Alcohol is absorbed through the stomach into the bloodstream. Within minutes, it is distributed throughout the body in the muscles, organs and brain, and peaks over the next 45 to 90 minutes. During that time, the body will metabolize alcohol by breaking it down in the liver with an enzyme called alcohol dehydrogenase. From there, its byproducts can be excreted from the body. This finite rate of removal may vary to some degree from person to person, but as the alcohol is broken down into acetaldehyde and other byproducts, the effects of the alcohol diminish. If the amount of alcohol ingested is greater than can be removed from the body, blood alcohol levels increase along with its effects. For some, these effects may initially be pleasant due to relaxation and reduced inhibitions. But as alcohol levels continue to rise, other functional changes in the brain produce lowered concentration, slurred speech, lessened reflexes and response time as well as poor judgement, coordination and concentration.
Blood alcohol levels can be measured by lab testing. The legal definition of DUI intoxication in Arizona is a blood alcohol concentration of 0.08 percent or more. Personal diversity allows for some people to be more influenced by the effects of alcohol, others less. But ability to perform is not an indication of intoxication, as “it is unlawful for any person who is under the influence of intoxicating liquor or any drugs to drive or be in actual physical control of any vehicle” per ADOT definition.
So how much drinking is too much? There are individuals who may deem themselves as “responsible drinkers”. This means assigning a designated driver, limiting the amount of drinks consumed at an event, not allowing personal compromise from alcohol intake, and not allowing alcohol to control life or relationships. The National Institute on Alcohol Abuse and Alcoholism defines moderate alcohol consumption as up to one drink per day for women and up to 2 drinks per day for men.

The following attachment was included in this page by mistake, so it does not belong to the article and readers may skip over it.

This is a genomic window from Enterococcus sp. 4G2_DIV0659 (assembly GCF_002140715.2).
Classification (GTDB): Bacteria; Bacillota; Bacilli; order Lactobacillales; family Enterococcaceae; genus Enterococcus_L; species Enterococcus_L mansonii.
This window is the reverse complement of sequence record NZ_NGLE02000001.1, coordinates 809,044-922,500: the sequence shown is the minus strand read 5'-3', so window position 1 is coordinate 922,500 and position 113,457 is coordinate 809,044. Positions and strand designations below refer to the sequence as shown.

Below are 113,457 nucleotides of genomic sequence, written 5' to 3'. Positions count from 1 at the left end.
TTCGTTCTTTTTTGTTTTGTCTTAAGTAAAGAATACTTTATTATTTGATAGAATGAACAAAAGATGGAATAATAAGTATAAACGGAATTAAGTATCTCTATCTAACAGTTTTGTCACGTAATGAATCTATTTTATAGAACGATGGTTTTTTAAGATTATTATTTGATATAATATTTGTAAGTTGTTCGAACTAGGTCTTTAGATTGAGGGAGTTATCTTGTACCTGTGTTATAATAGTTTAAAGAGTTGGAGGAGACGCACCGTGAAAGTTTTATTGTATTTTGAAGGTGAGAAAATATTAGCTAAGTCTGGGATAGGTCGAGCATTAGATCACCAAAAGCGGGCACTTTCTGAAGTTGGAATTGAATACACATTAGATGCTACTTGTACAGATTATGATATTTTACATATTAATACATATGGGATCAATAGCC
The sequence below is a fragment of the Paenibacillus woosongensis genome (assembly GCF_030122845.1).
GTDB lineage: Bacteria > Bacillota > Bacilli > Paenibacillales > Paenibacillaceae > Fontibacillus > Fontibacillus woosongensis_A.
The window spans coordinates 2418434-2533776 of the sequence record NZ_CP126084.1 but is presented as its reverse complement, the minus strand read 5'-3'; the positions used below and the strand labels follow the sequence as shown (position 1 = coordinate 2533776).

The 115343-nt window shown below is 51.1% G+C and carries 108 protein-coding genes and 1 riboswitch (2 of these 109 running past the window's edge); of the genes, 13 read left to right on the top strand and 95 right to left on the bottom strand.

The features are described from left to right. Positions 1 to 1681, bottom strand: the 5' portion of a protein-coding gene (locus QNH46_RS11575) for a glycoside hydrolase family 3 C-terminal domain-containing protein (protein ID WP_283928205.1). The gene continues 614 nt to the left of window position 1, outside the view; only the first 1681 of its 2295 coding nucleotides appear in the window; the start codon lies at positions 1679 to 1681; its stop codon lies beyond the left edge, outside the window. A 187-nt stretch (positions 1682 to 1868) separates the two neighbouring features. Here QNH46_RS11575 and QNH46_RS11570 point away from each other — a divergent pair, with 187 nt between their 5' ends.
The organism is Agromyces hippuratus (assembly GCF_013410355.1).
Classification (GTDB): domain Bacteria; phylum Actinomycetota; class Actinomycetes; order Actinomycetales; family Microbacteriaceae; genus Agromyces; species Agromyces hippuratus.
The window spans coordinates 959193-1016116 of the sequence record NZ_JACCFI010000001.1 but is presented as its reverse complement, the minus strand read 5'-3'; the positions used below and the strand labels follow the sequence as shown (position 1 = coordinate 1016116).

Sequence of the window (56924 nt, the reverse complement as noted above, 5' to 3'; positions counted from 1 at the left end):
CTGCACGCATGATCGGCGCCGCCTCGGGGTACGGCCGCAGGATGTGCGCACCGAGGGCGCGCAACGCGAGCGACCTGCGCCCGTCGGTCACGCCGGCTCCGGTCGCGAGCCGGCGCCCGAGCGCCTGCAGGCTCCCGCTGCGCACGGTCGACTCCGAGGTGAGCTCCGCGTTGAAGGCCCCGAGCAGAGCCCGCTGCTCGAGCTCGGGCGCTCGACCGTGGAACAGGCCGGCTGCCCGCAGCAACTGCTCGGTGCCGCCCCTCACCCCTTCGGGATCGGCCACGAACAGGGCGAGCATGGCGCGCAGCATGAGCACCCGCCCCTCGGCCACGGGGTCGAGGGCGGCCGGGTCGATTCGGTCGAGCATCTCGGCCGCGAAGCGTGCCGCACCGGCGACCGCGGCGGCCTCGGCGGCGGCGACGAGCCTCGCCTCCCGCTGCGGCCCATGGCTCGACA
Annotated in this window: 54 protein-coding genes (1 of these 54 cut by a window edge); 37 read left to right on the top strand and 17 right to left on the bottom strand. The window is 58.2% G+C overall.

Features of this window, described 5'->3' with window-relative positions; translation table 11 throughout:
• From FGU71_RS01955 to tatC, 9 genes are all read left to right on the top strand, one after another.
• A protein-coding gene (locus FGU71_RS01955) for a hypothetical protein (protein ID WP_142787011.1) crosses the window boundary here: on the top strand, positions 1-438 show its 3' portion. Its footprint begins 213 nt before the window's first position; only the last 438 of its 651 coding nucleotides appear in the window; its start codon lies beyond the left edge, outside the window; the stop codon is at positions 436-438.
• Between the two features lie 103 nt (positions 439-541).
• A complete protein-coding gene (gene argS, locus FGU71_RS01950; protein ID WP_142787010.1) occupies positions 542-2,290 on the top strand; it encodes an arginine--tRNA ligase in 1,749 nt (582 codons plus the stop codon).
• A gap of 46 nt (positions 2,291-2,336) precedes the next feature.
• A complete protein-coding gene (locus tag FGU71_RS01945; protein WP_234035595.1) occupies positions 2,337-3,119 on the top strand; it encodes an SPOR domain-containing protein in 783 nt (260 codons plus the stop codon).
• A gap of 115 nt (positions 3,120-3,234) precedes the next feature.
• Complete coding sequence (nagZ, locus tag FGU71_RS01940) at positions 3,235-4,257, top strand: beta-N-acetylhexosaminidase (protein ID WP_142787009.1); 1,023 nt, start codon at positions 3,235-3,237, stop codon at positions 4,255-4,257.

Binge drinking is defined at 4 drinks for women and 5 drinks for men on the same occasion over about 2 hours. Binge drinkers are at a high risk of experiencing personal injuries and are 14 more times more likely to drive impaired. They are also more likely to experience sexual compromises, including unintended pregnancy and STDs. And with large quantities consumed in a short time, alcohol poisoning can be a real and fatal consequence.
“Alcohol use disorder” is a medical diagnosis of chronic compulsive alcohol use, loss of control over intake and a negative emotional state when not under the influence. This problem can be seen with people who continue to drink on a daily basis despite the negative impacts of physical or social problems. This pattern of repeated abuse is also associated with chronic disease development. Heart associated diseases include arrhythmias (irregular heartbeats), cardiomyopathy (weakening of the heart muscle), stroke and high blood pressure. Liver diseases include hepatitis, fatty liver and cirrhosis. Alcoholic pancreatitis is an extremely painful inflammation of the pancreas. There is increased risk of cancer of the mouth, esophagus, throat, liver and breast. Alcoholic dementia is the deterioration of memory and destruction of the brain from chronic alcohol exposure.
As April is Alcohol Awareness month, this article is to encourage you reflect upon your drinking habits. Not everyone who abuses alcohol is an alcoholic. In fact, only about one out of ten are. Most individuals at risk from their habits are unaware or in denial. Most alcohol abuse is brought forward by spouse, family or friends. The AUDIT-C is an alcohol screen that can help identify hazardous drinkers or those who have an active disorder. It can be found online at https://www.integration.samhsa.gov/images/res/tool_auditc.pdf. A very quick screening test is the CAGE test: Have you ever felt you should Cut down on your drinking: Have people Annoyed you by criticizing your drinking? Have you ever felt bad or Guilty about your drinking? Have you ever had a drink first thing in the morning to steady your nerves or get rid of a hangover (Eye opener)? An answer of “yes” to two or more is clinically significant. If you think you may have a problem with your drinking, please talk to your Primary Care Provider.
Bradford Croft, DO
East Flagstaff Family Medicine